Tuning out wireless chaos

Security for wireless could end up more of a mess than security on our PCs, unless we act soon

Anarchists have always loved radio, and it returns the favour. Every generation of wireless technology has been used for piratical purposes, and in return the pirates have helped develop the medium and the messages it sends. Yet the latest news from Australia, where a security advisory highlights how a lone PDA with Wi-Fi can effectively jam the best-protected 802.11 network, is a sign that the airwaves may be due for the most bloodthirsty battle yet.

Like email, the Web and ultimately the Internet itself, radio only works while people stick to the rules. It is particularly vulnerable in that it can be compromised at a distance without physical contact, and anything that can emit a radio signal is a potential threat. The bands are crowded and getting more so, with ever more standards staking a claim. Designing and producing so many different kinds of radio is hard, which is why a great deal of hope is being pinned on a new breed of device -- software-defined or cognitive radio.

These take the basic idea behind the PC and apply it to wireless: make the hardware as general-purpose as possible and configure everything through appropriate software. Radios have always need masses of specialist analogue circuitry dedicated to the exact band of frequencies used, but as the speed and power of digital signal processing has increased it's become possible to replace more and more of the analogue stuff with very fast digital. The end point is a single chip that can transmit or receive any sort of radio signal on any frequency, depending only on what software's running. Much cheaper, much more flexible and impressively future-proof.

What could go wrong with software-defined radios? There's a clue in the first word of the name. For if one of these chips goes haywire, if malicious code is introduced or even if the user decides to download a hack to double their wireless LAN's data rate, then the circuitry will blindly obey. The device could start to transmit anywhere on the spectrum, at any power and any bandwidth. This is not hygienic. It might not matter too much if you're just watching Deputy Dawg over streamed video, but radio is no respecter of importance -- it'll wipe out your phone conversation, online e-commerce session or GPS receiver just as happily. It's all very well having a transmitter as flexible as a PC, but we know to our cost how that flexibility can be abused.

In the past, governments have sought to control technologies that give the masses too much power on air -- an arms race between American pirate CBers and the FCC kicked off in the 70s, where the authorities kept banning easily modified CB sets and the manufacturers kept obeying the letter, rather than the spirit, of the law.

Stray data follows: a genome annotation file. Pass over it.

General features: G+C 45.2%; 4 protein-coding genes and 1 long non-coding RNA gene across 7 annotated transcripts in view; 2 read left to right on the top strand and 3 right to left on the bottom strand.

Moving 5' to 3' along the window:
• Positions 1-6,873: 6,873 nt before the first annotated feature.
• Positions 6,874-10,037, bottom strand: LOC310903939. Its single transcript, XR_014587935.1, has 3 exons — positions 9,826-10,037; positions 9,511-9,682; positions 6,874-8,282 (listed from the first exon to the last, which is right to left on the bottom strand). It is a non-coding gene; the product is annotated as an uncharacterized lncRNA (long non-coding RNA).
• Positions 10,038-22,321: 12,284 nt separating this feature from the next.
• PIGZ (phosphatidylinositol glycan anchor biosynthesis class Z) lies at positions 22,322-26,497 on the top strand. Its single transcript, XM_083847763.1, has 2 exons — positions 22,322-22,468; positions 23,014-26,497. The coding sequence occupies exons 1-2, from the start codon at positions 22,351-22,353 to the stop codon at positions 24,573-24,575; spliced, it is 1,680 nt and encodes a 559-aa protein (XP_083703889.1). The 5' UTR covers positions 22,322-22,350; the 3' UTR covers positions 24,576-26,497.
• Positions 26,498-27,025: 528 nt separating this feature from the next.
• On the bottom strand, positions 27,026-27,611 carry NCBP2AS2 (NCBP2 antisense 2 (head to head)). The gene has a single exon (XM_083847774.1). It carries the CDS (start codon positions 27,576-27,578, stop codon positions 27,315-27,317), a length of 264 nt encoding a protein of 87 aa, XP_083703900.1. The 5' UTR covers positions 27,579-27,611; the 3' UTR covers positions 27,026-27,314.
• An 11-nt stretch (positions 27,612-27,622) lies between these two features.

Now, the FCC is considering controlling the availability of high-speed digital to analogue converters, a key component in cognitive radios: however, it's unlikely that the economic imperatives that are driving the technology can easily be circumvented. For cognitive radios to achieve their potential, they have to be ubiquitous and flexible: making them difficult to obtain and restricted in what they do is an anathema.

The only way we can fully exploit the tremendous potential of new wireless is to take control of the airwaves. In particular, we can no longer treat our wireless environment as an unknowable spirit land beyond the veil. We are blithely deploying -- and becoming ever more dependent on -- increasingly freaky radio gear without the wireless diagnostic equivalent of so much as a fuse tester to help us when things go wrong. It's no good expecting the old school of statist spectrum regulators to come to our aid: they've been made so efficient and cost-effective they can no longer properly police the airwaves.

Where are the test tools? If your wireless network keeps stalling for no good reason, could you work out if it was interference at fault and, if so, where it was coming from? It could be a leaky microwave oven, it could be a faulty wireless card, it could be a mischievous hacker, but if you can't even tell it's there.

The weapon of choice for the RF warrior is a spectrum analyser, which sniffs the waves and draws a picture of what it hears. There's nothing better -- except that they're large, very expensive, hard to use and nowhere near good enough. A spectrum analyser that knows about network protocols would be far better; one that also has an expert system to help diagnosis and that can be linked into other management systems would be superb. If it ran in a handheld device and had network deployment facilities as well -- signal strength metering, access point location advice, automated alarms -- it would be a killer.

As far as I know, no such beast exists. In the past, doing even a tenth of that would have required an enormous amount of black-art radio frequency analogue magic and the market couldn't justify the development costs. Yet as we've seen, the rules have changed -- cognitive radio means simple hardware.

To safeguard against radio chaos, we have to develop smart, effective, cheap and powerful tools that let us sense the airwaves about us. Those developing cognitive radio hardware should produce an open reference design, preferably one that works in handheld computers, and libraries of DSP code that provide the raw building blocks for manipulating it. Other developers and white-hat hackers can take it from there: it will be a profitable and enduringly useful enterprise that's well overdue.